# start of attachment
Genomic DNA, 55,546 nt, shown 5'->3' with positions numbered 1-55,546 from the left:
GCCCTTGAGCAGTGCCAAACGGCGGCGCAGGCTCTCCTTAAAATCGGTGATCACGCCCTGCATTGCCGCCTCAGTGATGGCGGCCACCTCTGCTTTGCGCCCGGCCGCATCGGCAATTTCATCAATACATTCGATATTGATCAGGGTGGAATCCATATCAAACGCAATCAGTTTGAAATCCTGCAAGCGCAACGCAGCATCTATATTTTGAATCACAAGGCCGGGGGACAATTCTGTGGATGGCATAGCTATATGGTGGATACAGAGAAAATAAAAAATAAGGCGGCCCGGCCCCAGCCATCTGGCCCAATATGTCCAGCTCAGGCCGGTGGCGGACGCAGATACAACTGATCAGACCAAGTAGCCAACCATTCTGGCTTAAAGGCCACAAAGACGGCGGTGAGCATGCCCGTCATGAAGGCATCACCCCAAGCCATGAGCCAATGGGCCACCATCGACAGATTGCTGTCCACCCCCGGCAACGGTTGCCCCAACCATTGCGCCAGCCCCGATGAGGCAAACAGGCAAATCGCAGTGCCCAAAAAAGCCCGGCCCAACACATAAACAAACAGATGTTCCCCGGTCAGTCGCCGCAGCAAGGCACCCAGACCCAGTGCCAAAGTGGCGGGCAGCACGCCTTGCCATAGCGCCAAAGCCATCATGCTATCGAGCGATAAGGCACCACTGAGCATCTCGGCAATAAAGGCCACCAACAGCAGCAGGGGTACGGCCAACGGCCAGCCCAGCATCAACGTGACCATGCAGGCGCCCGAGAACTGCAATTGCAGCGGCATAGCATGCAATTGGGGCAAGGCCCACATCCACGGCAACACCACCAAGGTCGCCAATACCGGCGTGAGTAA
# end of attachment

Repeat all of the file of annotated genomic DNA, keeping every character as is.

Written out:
Genomic DNA, 55,546 nt, shown 5'->3' with positions numbered 1-55,546 from the left:
GCCCTTGAGCAGTGCCAAACGGCGGCGCAGGCTCTCCTTAAAATCGGTGATCACGCCCTGCATTGCCGCCTCAGTGATGGCGGCCACCTCTGCTTTGCGCCCGGCCGCATCGGCAATTTCATCAATACATTCGATATTGATCAGGGTGGAATCCATATCAAACGCAATCAGTTTGAAATCCTGCAAGCGCAACGCAGCATCTATATTTTGAATCACAAGGCCGGGGGACAATTCTGTGGATGGCATAGCTATATGGTGGATACAGAGAAAATAAAAAATAAGGCGGCCCGGCCCCAGCCATCTGGCCCAATATGTCCAGCTCAGGCCGGTGGCGGACGCAGATACAACTGATCAGACCAAGTAGCCAACCATTCTGGCTTAAAGGCCACAAAGACGGCGGTGAGCATGCCCGTCATGAAGGCATCACCCCAAGCCATGAGCCAATGGGCCACCATCGACAGATTGCTGTCCACCCCCGGCAACGGTTGCCCCAACCATTGCGCCAGCCCCGATGAGGCAAACAGGCAAATCGCAGTGCCCAAAAAAGCCCGGCCCAACACATAAACAAACAGATGTTCCCCGGTCAGTCGCCGCAGCAAGGCACCCAGACCCAGTGCCAAAGTGGCGGGCAGCACGCCTTGCCATAGCGCCAAAGCCATCATGCTATCGAGCGATAAGGCACCACTGAGCATCTCGGCAATAAAGGCCACCAACAGCAGCAGGGGTACGGCCAACGGCCAGCCCAGCATCAACGTGACCATGCAGGCGCCCGAGAACTGCAATTGCAGCGGCATAGCATGCAATTGGGGCAAGGCCCACATCCACGGCAACACCACCAAGGTCGCCAATACCGGCGTGAGTAA